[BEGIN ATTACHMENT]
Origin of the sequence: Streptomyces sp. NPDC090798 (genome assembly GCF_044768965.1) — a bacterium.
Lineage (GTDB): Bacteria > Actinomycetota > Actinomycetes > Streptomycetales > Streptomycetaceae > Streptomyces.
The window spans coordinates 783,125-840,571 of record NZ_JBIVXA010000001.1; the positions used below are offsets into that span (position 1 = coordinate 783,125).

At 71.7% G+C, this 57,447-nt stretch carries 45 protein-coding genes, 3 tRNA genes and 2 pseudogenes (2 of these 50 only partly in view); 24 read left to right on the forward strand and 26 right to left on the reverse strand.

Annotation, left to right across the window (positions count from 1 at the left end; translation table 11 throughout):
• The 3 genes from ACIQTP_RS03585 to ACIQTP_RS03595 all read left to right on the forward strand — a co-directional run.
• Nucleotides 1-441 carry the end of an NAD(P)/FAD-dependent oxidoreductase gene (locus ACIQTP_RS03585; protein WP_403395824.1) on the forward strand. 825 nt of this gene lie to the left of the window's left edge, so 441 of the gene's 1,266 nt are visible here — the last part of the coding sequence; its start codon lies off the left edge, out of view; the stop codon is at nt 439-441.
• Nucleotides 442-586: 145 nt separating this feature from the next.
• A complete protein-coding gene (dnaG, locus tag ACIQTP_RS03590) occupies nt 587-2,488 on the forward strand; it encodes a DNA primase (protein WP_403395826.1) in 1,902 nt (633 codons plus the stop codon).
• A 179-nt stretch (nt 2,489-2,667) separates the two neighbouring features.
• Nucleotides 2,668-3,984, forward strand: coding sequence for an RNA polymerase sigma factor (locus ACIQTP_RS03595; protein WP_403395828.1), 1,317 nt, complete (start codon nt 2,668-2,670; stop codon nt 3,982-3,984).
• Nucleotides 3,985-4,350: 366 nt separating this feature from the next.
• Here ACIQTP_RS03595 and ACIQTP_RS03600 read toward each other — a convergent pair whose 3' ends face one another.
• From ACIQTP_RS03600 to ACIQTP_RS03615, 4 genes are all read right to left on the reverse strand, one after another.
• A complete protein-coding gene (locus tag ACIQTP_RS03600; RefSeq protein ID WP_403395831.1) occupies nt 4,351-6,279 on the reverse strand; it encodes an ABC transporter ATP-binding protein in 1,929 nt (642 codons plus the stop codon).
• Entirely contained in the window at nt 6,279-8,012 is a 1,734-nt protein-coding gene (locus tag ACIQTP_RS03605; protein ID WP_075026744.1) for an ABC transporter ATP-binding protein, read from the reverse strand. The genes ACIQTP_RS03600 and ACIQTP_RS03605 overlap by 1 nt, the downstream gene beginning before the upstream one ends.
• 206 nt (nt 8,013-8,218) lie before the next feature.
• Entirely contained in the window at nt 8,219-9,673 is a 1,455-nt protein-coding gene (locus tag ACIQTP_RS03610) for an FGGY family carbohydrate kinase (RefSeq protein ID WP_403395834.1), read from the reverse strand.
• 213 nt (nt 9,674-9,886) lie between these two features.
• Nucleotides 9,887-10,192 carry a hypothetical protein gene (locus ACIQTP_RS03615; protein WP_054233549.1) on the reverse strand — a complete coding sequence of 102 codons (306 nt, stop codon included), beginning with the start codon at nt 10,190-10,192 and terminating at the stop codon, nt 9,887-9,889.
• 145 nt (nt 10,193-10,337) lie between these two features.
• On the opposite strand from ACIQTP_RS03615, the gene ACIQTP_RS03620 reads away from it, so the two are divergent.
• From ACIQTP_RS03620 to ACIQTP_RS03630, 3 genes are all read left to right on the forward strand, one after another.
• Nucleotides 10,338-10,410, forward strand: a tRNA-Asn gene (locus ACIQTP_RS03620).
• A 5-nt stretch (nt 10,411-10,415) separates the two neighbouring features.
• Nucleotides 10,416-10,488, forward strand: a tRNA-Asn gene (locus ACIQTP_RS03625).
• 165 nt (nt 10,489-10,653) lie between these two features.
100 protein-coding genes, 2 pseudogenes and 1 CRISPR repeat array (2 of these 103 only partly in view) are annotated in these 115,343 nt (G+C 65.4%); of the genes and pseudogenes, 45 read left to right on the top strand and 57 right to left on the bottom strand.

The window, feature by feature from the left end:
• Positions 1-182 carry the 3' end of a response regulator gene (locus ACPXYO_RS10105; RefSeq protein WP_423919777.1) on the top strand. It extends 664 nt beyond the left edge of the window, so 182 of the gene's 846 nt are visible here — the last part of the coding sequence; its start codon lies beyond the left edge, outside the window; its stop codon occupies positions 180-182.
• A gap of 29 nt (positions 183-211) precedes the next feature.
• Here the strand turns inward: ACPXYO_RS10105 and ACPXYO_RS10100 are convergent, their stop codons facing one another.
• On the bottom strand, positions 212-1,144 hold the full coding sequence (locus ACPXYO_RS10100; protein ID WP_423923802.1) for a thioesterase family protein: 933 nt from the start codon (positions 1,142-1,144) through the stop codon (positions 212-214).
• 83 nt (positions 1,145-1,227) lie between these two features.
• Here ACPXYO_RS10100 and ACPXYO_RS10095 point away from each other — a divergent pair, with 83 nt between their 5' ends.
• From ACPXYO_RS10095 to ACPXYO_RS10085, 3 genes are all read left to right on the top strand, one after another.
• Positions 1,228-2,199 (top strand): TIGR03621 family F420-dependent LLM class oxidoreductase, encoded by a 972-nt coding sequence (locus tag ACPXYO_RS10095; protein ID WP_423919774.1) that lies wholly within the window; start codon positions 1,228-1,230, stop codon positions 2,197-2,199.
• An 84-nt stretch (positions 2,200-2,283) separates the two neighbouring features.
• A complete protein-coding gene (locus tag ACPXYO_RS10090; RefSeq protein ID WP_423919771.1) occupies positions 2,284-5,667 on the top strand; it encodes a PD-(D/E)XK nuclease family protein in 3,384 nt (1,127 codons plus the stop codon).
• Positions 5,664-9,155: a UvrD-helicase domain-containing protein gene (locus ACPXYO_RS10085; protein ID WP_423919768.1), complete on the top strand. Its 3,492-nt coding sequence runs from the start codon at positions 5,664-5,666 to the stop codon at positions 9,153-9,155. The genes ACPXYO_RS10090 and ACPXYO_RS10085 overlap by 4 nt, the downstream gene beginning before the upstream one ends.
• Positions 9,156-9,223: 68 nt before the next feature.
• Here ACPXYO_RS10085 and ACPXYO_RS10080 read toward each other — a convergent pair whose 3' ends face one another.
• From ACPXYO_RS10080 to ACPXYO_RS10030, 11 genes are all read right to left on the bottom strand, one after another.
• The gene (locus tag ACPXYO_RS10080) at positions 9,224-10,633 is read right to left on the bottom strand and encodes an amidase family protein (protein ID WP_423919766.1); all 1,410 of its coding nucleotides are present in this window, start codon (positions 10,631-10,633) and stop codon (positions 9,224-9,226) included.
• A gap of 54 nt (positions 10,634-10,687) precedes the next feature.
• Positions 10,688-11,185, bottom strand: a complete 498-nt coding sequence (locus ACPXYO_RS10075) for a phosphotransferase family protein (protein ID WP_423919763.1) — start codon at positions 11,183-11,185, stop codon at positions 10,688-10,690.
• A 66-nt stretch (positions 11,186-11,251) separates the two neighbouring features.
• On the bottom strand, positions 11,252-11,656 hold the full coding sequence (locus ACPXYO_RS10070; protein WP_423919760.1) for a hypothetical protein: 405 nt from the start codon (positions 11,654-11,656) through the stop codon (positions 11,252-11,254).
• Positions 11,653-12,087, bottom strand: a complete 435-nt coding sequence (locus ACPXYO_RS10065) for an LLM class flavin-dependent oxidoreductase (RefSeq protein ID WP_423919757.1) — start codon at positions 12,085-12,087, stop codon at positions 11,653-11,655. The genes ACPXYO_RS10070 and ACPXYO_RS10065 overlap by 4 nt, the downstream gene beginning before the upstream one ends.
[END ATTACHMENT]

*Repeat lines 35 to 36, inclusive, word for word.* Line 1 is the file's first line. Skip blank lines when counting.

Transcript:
• Here ACPXYO_RS10100 and ACPXYO_RS10095 point away from each other — a divergent pair, with 83 nt between their 5' ends.
• From ACPXYO_RS10095 to ACPXYO_RS10085, 3 genes are all read left to right on the top strand, one after another.